About 12 kms west of Katherine I chanced across what I believe to be a hybrid zone. Originally I stopped to take photo’s of a Ficus racemosa and as always I did a bit of exploring around the tree to see what else was there. It became clear there was something interesting about the figs in this area.
In a 30 square meter area, dry creek beds hosted some scrappy Ficus coronulata, Ficus aculeata and what seemed to be intermediate forms of both. Most exciting were two plants right by the road that were unlike any fig I’d seem before.
At around 2 metres tall and wide, these two shrubs had the fruit of coronulata, some of which had ripened to a deep purple, and soft narrow leaves most similar to Ficus carpentariensis. They were thin, hairless, smooth to touch but not glossy or waxy. Coronulata as an adult has almost glossy long straight to sickle shaped leaves and aculeata rough, round sandpaper leaves. These leaves were almost a meeting in the middle of the features of both species.
The bark and branch structure was like that of coronulata yet the plant’s size seemed be restrained to a shrub by aculeata genes. These plants looked to be coronulata x aculeata and the wide variety of forms of the surrounding figs backed up my impression.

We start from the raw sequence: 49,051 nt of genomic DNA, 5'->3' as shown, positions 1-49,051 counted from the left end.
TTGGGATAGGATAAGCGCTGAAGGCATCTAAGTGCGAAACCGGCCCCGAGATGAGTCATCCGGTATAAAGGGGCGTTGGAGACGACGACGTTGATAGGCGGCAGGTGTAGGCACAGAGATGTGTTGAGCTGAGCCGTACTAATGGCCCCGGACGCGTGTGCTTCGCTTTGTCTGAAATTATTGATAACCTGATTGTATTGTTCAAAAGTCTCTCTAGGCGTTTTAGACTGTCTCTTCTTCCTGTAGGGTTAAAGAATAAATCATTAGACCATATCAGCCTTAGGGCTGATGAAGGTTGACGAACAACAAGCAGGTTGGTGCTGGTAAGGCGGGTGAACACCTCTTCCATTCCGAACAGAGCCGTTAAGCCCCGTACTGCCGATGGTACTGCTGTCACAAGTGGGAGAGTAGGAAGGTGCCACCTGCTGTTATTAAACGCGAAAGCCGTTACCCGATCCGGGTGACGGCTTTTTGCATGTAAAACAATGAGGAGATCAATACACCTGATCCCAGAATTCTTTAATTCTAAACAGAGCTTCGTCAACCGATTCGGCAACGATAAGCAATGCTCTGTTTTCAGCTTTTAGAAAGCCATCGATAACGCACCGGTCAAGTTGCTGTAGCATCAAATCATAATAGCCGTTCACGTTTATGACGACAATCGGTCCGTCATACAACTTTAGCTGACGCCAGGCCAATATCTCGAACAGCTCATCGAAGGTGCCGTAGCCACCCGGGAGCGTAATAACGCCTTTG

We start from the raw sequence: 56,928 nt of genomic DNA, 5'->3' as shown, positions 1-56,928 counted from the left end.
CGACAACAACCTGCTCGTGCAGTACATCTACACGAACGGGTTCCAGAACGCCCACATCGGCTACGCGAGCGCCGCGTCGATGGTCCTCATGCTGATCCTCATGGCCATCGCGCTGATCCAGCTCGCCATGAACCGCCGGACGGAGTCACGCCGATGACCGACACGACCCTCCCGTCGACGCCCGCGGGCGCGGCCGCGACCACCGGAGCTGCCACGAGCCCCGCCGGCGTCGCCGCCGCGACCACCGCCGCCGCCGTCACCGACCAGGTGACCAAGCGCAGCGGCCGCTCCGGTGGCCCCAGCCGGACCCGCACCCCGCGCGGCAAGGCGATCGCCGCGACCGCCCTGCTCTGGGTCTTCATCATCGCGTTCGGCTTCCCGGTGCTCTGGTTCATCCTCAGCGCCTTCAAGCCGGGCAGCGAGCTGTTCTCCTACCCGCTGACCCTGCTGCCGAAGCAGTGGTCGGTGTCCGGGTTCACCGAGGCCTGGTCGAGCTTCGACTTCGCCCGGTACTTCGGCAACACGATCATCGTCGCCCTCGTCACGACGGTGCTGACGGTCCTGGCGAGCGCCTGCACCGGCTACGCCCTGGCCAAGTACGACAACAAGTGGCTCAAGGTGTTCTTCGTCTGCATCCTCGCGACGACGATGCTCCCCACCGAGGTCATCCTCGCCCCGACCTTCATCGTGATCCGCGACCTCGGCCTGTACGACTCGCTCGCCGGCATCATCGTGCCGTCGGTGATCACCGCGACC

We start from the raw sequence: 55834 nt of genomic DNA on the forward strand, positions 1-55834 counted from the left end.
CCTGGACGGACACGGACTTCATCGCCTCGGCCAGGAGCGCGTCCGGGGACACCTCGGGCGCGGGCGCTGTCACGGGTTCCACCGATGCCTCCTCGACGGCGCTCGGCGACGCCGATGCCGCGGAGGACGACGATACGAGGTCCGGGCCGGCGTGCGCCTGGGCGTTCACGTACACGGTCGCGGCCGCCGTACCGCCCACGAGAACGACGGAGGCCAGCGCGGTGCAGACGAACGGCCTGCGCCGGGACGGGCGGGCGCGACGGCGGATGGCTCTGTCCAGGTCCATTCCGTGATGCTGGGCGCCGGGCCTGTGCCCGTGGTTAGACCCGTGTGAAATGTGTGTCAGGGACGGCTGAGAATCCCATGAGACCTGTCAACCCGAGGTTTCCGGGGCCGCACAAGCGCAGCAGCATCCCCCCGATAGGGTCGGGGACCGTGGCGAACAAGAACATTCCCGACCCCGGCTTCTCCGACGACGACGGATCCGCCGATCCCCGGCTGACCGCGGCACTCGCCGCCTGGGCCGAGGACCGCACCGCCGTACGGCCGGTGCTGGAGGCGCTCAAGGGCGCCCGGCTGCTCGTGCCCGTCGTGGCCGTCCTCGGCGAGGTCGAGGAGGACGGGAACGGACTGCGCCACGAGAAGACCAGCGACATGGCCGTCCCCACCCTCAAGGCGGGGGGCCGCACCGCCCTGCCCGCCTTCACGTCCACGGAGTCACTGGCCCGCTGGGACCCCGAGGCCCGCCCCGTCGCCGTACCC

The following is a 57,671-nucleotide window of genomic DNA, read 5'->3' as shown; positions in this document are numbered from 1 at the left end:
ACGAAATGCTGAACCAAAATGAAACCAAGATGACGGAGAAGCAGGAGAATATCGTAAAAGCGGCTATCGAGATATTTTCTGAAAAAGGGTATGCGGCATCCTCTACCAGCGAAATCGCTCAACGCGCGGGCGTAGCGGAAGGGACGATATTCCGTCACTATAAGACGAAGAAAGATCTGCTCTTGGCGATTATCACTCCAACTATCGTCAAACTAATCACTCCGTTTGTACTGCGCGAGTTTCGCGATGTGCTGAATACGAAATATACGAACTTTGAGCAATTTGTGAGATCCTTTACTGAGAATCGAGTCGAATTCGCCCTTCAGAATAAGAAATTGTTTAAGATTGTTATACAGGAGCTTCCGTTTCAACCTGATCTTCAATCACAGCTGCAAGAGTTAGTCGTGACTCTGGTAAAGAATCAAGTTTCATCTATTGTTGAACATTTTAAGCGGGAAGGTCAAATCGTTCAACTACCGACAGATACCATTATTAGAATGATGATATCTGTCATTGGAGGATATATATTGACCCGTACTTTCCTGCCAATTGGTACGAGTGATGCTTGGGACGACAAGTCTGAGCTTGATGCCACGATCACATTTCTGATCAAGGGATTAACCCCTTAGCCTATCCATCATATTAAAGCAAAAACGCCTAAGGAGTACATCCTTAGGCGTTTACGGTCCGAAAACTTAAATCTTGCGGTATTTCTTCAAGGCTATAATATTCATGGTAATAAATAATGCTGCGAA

Samples were collected, locations taken etc and 15 different specimens were handed into the Sydney RBG for dna sampling. The hope was to prove these plants had mixed species parents. Sadly the parenting tests never went ahead.
Two years after sowing the seed of these apparent hybrid plants, the one surviving seedling is very much a Ficus aculeata. This was the final bit of proof I needed to confirm these were hybrids, seedlings of hybrid plants will normally revert to look like one of their grand parents, in this case this seedling looked aculeata and nothing like it’s parent which was more like coronulata.
While on the same trip I came across lot’s of variations of aculeata, coronulata and carpentariensis and finding these two hybrid trees made me realise that Ficus carpentariensis plants too are the product of aculeata, coronulata crosses! Ficus carpentariensis hasn’t been widely collected, the few plants I have seen vary quite a bit from each other and always seem to occur in areas where both aculeata and coronulata grow, often right next aculeata. To me carpentariensis plants display intermediate features of both species. In my opinion Ficus carpentariensis is not a true species, more a collection of coronulata and aculeata hybrids.